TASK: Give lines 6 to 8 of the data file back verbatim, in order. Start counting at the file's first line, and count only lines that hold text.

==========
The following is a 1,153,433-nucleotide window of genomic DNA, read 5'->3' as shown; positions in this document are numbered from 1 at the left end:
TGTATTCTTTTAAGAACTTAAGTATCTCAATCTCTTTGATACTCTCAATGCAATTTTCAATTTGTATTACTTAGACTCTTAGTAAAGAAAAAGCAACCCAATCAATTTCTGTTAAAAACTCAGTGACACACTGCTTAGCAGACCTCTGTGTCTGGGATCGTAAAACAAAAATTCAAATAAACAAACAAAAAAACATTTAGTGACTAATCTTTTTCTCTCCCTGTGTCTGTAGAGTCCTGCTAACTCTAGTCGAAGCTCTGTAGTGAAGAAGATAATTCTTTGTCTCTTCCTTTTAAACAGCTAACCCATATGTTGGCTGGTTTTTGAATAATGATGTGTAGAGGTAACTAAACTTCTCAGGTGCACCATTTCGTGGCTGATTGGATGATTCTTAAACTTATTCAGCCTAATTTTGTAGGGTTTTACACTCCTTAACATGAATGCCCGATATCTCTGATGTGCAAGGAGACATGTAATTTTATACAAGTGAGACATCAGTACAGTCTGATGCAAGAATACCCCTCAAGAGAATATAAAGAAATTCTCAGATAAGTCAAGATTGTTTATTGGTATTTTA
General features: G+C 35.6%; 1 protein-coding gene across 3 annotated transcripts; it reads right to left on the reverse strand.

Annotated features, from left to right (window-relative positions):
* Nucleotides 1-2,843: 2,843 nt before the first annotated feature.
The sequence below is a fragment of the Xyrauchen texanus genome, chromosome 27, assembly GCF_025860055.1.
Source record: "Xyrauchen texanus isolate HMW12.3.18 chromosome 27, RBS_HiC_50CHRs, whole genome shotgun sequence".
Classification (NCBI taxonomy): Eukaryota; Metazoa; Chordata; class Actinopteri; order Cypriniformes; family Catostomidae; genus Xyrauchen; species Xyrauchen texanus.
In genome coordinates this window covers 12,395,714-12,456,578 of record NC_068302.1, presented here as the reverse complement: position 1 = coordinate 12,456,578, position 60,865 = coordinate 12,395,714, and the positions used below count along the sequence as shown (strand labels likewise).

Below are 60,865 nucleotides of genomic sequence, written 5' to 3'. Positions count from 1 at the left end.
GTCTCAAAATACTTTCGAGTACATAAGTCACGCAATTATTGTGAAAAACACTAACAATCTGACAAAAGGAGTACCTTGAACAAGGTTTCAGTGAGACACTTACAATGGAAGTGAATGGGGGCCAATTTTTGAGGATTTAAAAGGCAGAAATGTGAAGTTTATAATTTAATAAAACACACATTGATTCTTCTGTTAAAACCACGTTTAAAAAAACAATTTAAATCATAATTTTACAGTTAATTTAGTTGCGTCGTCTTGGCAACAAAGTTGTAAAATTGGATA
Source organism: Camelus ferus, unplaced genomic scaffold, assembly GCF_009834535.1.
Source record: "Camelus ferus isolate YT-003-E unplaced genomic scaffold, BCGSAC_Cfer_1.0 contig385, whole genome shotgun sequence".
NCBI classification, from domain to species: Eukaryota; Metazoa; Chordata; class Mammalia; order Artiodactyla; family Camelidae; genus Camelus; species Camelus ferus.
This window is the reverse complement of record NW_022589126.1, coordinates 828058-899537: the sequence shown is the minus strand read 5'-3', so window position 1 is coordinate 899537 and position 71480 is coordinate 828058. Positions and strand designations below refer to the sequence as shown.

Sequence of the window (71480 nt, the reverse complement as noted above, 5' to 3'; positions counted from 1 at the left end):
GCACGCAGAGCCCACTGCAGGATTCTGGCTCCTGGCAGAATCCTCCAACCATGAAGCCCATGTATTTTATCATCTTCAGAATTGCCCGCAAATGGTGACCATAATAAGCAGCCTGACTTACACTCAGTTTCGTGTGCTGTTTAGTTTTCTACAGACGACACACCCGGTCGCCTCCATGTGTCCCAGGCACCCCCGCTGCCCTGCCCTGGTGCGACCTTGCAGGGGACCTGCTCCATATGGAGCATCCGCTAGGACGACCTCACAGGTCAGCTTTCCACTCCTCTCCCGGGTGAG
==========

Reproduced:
The sequence below is a fragment of the Xyrauchen texanus genome, chromosome 27, assembly GCF_025860055.1.
Source record: "Xyrauchen texanus isolate HMW12.3.18 chromosome 27, RBS_HiC_50CHRs, whole genome shotgun sequence".
Classification (NCBI taxonomy): Eukaryota; Metazoa; Chordata; class Actinopteri; order Cypriniformes; family Catostomidae; genus Xyrauchen; species Xyrauchen texanus.